Julian E Asher

Julian E Asher
University of Cambridge | Cam · Department of Psychiatry

PhD in Clinical Medicine

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15
Publications
5,648
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1,749
Citations

Publications

Publications (15)
Article
Full-text available
Synesthesia is a rare nonpathological phenomenon where stimulation of one sense automatically provokes a secondary perception in another. Hypothesized to result from differences in cortical wiring during development, synesthetes show atypical structural and functional neural connectivity, but the underlying molecular mechanisms are unknown. The tra...
Article
Full-text available
Synaesthesia is a neurodevelopmental condition in which a sensation in one modality triggers a perception in a second modality. Autism (shorthand for Autism Spectrum Conditions) is a neurodevelopmental condition involving social-communication disability alongside resistance to change and unusually narrow interests or activities. Whilst on the surfa...
Article
Full-text available
Absolute pitch (AP) and synesthesia are two uncommon cognitive traits that reflect increased neuronal connectivity and have been anecdotally reported to occur together in an individual. Here we systematically evaluate the occurrence of synesthesia in a population of 768 subjects with documented AP. Out of these 768 subjects, 151 (20.1%) reported sy...
Article
Full-text available
Variable number tandem repeats (VNTRs) constitute a relatively under-examined class of genomic variants in the context of complex disease because of their sequence complexity and the challenges in assaying them. Recent large-scale genome-wide copy number variant mapping and association efforts have highlighted the need for improved methodology for...
Article
Although genome-wide association studies have uncovered single-nucleotide polymorphisms (SNPs) associated with complex disease, these variants account for a small portion of heritability. Some contribution to this 'missing heritability' may come from copy-number variants (CNVs), in particular rare CNVs; but assessment of this contribution remains c...
Article
Full-text available
Copy number variations (CNVs) are increasingly recognized as an substantial source of individual genetic variation, and hence there is a growing interest in investigating the evolutionary history of CNVs as well as their impact on complex disease susceptibility. CNV/SNP haplotypes are critical for this research, but although many methods have been...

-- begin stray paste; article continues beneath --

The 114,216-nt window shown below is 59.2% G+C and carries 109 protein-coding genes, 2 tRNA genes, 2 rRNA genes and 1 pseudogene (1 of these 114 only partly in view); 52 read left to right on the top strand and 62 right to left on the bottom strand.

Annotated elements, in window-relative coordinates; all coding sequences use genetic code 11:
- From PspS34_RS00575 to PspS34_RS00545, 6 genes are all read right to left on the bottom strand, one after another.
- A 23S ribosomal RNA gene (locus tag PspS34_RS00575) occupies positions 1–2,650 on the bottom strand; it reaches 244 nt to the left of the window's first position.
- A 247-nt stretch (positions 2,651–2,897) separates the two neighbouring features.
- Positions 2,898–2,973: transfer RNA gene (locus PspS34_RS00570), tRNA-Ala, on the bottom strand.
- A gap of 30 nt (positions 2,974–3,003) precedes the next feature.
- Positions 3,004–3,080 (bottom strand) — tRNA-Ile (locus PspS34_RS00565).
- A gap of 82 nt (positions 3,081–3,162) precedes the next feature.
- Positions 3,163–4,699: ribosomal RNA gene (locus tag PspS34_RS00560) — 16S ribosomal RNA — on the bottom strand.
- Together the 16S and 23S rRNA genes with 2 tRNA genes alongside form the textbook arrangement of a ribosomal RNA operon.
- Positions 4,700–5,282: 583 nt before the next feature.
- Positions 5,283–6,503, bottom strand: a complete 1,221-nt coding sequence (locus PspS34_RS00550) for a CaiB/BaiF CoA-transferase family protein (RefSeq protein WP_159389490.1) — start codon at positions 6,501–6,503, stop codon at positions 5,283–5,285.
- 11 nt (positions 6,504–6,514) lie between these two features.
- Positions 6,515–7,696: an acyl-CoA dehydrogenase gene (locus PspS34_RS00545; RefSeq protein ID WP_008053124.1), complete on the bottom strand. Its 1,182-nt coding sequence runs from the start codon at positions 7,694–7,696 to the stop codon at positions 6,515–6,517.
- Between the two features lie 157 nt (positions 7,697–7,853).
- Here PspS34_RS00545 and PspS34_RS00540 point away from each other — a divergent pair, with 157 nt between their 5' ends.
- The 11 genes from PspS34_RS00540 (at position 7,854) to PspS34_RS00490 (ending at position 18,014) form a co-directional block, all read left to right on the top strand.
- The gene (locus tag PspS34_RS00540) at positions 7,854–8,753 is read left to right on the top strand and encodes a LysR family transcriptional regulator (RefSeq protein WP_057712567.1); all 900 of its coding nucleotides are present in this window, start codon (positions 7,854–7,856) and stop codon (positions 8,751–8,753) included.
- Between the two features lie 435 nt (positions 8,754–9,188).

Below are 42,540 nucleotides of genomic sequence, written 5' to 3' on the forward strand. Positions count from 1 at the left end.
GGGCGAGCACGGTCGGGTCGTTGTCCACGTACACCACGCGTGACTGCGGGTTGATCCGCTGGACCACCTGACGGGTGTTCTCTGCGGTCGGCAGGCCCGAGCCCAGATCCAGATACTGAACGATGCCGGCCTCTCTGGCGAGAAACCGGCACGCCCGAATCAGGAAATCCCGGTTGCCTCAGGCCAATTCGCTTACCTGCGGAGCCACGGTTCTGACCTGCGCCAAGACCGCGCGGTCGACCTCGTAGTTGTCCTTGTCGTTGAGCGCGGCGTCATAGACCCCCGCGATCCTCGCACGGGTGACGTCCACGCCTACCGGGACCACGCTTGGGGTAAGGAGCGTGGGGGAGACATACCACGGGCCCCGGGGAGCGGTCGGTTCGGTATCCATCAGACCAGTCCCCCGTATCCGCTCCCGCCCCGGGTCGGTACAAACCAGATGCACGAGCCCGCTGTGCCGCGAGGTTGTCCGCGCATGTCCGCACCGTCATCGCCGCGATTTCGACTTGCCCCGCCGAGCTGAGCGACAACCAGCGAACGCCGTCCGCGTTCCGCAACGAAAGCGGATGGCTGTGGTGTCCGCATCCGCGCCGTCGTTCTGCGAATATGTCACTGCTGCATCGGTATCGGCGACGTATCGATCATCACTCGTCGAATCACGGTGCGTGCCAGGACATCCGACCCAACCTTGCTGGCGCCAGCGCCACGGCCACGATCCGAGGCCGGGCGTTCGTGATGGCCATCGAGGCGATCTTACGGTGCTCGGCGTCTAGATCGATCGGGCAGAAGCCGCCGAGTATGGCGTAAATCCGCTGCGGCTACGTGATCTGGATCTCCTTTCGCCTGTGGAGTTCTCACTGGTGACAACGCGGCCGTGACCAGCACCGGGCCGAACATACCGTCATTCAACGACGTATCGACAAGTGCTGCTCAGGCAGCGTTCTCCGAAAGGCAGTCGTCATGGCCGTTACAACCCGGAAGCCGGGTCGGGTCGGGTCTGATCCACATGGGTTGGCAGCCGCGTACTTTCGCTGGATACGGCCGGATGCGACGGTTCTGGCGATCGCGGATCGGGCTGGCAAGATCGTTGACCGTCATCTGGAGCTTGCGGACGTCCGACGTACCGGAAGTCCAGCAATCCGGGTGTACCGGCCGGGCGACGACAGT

Article
Full-text available
The last few years have seen major advances in common non-syndromic obesity research, much of it the result of genetic studies. This Review outlines the competing hypotheses about the mechanisms underlying the genetic and physiological basis of obesity, and then examines the recent explosion of genetic association studies that have yielded insights...
Article
Synesthesia, a neurological condition affecting between 0.05%-1% of the population, is characterized by anomalous sensory perception and associated alterations in cognitive function due to interference from synesthetic percepts. A stimulus in one sensory modality triggers an automatic, consistent response in either another modality or a different a...
Article
We analyzed genome-wide association data from 1,380 Europeans with early-onset and morbid adult obesity and 1,416 age-matched normal-weight controls. Thirty-eight markers showing strong association were further evaluated in 14,186 European subjects. In addition to FTO and MC4R, we detected significant association of obesity with three new risk loci...
Article
The term synaesthesia has been applied to a range of different sensory-perceptual and cognitive experiences, yet how these experiences are related to each other is not well understood. Not only are there disparate types of synaesthesia, but even within types there are vast individual differences in the way that stimuli induce synaesthesia and in th...
Article
Full-text available
Extreme conditions like savantism, autism or synaesthesia, which have a neurological 2AH, UK basis, challenge the idea that other minds are similar to our own. In this paper we report a single case study of a man in whom all three of these conditions co-occur. We suggest, on the basis of this single case, that when savantism and synaesthesia co- oc...
Article
Synaesthesia, a neurological condition affecting approximately .05% of the population, is characterised by anomalous sensory perception: a stimulus in one sensory modality triggers an automatic, instantaneous, consistent response in another modality (e.g., sound evokes colour) or in a different aspect of the same modality (e.g., black text evokes c...

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